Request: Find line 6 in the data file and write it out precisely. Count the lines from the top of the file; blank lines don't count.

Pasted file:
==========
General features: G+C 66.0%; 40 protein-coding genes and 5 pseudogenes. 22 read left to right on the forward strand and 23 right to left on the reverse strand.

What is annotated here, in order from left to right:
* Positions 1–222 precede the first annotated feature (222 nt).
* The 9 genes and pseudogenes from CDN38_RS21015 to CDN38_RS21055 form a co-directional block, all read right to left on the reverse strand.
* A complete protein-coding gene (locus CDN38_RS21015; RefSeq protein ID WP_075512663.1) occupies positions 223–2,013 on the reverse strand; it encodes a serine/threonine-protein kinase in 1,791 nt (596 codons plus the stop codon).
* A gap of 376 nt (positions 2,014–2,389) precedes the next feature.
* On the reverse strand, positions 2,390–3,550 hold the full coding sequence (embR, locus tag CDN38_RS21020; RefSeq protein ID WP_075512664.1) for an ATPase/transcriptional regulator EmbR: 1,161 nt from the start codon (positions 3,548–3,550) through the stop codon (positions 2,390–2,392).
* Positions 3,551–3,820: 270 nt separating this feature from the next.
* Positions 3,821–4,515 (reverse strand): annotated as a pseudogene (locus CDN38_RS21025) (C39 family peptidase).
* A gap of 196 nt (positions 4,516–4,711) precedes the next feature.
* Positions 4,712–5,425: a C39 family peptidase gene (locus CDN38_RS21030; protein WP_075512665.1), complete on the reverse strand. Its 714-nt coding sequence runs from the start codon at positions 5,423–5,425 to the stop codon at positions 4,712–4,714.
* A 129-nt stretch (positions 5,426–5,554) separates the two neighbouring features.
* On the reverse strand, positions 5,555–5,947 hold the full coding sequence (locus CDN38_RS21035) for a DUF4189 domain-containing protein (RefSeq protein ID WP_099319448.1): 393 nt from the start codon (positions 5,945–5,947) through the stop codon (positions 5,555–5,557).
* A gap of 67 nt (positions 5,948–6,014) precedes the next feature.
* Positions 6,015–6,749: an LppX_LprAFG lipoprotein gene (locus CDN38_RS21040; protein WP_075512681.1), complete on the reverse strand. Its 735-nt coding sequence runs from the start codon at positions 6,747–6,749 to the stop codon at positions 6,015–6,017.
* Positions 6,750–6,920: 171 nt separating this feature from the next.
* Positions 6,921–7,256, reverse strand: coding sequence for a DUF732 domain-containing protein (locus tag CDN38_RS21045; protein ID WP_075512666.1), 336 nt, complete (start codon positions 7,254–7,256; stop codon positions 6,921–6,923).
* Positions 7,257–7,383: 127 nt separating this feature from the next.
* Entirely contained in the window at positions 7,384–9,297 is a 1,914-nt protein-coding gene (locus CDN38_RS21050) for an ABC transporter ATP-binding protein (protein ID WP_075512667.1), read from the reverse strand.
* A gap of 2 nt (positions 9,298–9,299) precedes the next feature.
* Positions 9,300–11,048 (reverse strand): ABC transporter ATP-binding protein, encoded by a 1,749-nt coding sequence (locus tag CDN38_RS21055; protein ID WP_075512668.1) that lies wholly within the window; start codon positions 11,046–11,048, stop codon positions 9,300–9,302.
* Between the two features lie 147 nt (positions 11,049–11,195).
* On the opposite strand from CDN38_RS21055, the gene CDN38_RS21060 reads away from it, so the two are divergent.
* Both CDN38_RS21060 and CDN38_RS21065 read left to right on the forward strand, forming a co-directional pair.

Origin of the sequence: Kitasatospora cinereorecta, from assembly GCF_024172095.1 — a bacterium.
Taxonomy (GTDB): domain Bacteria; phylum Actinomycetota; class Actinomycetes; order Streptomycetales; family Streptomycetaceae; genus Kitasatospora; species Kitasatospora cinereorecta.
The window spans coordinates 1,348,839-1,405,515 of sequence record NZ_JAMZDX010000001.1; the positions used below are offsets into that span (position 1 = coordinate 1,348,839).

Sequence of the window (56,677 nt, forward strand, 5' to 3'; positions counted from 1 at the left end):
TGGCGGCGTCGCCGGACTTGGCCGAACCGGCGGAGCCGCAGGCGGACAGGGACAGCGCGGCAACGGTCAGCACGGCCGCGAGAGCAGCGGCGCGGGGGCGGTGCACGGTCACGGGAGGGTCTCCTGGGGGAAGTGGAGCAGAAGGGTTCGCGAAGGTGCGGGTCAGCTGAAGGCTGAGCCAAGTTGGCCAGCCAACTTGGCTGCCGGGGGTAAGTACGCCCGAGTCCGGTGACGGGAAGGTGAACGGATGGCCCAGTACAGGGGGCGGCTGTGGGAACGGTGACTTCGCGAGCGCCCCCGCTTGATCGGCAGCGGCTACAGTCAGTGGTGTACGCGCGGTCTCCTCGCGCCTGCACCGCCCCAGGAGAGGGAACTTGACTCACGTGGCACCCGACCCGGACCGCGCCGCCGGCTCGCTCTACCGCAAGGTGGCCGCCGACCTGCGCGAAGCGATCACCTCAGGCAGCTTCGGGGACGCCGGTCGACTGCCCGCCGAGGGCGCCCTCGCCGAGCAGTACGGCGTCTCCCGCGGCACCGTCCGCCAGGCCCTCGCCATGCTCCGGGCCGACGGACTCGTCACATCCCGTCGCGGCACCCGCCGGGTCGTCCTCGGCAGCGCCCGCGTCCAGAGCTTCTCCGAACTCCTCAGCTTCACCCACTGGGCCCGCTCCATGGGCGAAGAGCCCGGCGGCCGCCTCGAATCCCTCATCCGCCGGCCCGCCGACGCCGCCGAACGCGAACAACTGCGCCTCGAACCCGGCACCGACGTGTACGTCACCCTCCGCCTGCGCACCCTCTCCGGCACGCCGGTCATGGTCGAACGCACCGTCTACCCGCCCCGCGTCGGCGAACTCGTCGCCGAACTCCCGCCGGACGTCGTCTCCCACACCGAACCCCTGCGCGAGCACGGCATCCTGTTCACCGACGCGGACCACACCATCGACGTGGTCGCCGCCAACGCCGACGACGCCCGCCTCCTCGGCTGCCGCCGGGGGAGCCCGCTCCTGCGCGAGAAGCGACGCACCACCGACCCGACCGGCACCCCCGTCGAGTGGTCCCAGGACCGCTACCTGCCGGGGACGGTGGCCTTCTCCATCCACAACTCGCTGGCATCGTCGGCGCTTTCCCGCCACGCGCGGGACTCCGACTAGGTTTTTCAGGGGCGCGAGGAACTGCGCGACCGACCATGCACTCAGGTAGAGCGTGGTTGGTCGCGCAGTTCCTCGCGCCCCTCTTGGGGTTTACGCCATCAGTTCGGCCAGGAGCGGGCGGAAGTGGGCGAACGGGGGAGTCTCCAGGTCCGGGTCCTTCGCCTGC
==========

* A gap of 376 nt (positions 2,014–2,389) precedes the next feature.